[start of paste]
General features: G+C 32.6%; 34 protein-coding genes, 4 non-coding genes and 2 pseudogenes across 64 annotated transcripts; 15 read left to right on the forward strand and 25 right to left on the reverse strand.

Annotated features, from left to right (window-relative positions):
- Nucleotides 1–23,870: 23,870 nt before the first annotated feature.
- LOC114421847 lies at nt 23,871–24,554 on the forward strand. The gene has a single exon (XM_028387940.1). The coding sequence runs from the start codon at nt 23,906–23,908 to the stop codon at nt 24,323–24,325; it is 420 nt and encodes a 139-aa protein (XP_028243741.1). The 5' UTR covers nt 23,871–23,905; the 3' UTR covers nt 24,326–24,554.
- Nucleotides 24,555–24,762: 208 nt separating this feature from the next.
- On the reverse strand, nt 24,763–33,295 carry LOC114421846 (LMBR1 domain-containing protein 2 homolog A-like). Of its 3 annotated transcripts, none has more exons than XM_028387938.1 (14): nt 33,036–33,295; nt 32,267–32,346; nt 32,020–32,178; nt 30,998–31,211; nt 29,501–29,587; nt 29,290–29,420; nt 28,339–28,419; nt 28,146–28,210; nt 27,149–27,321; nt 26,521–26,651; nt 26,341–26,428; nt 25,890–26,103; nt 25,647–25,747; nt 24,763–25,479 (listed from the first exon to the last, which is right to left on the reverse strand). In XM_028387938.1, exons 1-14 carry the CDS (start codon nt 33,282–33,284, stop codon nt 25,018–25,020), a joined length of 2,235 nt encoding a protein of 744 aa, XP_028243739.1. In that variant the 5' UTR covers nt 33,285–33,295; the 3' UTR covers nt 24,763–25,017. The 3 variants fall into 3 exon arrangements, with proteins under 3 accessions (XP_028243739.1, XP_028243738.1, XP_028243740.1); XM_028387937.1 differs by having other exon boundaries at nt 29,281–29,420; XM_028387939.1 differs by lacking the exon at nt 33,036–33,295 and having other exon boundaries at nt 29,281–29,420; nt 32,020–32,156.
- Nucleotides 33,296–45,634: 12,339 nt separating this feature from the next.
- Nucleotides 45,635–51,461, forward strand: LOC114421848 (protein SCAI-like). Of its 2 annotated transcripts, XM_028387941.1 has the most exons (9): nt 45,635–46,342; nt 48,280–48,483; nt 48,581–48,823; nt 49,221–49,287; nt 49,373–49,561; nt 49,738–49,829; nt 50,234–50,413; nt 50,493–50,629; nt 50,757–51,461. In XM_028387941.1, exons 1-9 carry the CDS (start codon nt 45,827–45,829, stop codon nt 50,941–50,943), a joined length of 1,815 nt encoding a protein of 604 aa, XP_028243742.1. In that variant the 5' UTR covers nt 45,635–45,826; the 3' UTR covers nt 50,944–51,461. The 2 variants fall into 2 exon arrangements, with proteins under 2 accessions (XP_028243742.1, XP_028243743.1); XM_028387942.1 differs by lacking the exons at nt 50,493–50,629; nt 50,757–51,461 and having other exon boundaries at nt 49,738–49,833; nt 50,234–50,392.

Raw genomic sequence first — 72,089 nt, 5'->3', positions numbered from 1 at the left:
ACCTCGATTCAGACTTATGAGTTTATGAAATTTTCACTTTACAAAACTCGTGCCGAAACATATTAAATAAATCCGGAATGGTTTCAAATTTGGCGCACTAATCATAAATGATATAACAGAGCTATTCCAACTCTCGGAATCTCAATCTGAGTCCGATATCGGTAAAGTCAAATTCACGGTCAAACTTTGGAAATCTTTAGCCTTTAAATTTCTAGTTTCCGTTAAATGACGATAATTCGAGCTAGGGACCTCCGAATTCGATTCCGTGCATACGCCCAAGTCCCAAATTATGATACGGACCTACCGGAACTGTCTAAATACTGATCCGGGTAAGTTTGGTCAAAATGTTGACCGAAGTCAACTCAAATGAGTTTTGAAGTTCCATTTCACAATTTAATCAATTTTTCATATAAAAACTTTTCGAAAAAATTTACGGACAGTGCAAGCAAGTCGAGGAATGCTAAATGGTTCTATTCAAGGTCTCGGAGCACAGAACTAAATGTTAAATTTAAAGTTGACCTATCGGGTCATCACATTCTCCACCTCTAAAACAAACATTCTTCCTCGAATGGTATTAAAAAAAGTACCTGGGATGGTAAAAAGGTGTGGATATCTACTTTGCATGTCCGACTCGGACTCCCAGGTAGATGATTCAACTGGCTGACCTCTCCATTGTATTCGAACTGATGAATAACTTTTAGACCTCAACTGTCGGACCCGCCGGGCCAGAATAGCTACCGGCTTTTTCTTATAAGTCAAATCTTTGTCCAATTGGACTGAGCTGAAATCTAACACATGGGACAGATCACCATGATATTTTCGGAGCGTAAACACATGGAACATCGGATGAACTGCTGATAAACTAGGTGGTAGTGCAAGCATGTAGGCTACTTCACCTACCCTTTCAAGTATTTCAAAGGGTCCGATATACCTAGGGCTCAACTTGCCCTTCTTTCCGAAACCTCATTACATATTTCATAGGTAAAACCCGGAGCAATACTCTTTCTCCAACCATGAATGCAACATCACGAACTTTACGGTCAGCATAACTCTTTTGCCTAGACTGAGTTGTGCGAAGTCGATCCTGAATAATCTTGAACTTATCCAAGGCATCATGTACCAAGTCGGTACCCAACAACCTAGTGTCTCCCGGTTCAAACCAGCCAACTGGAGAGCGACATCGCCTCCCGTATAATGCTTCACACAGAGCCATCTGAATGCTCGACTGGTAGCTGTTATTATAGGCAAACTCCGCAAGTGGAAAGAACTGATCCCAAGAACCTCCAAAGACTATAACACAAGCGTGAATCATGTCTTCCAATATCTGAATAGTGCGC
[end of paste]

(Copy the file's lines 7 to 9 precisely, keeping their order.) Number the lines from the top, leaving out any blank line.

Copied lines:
- Nucleotides 33,296–45,634: 12,339 nt separating this feature from the next.
- Nucleotides 45,635–51,461, forward strand: LOC114421848 (protein SCAI-like). Of its 2 annotated transcripts, XM_028387941.1 has the most exons (9): nt 45,635–46,342; nt 48,280–48,483; nt 48,581–48,823; nt 49,221–49,287; nt 49,373–49,561; nt 49,738–49,829; nt 50,234–50,413; nt 50,493–50,629; nt 50,757–51,461. In XM_028387941.1, exons 1-9 carry the CDS (start codon nt 45,827–45,829, stop codon nt 50,941–50,943), a joined length of 1,815 nt encoding a protein of 604 aa, XP_028243742.1. In that variant the 5' UTR covers nt 45,635–45,826; the 3' UTR covers nt 50,944–51,461. The 2 variants fall into 2 exon arrangements, with proteins under 2 accessions (XP_028243742.1, XP_028243743.1); XM_028387942.1 differs by lacking the exons at nt 50,493–50,629; nt 50,757–51,461 and having other exon boundaries at nt 49,738–49,833; nt 50,234–50,392.

Raw genomic sequence first — 72,089 nt, 5'->3', positions numbered from 1 at the left: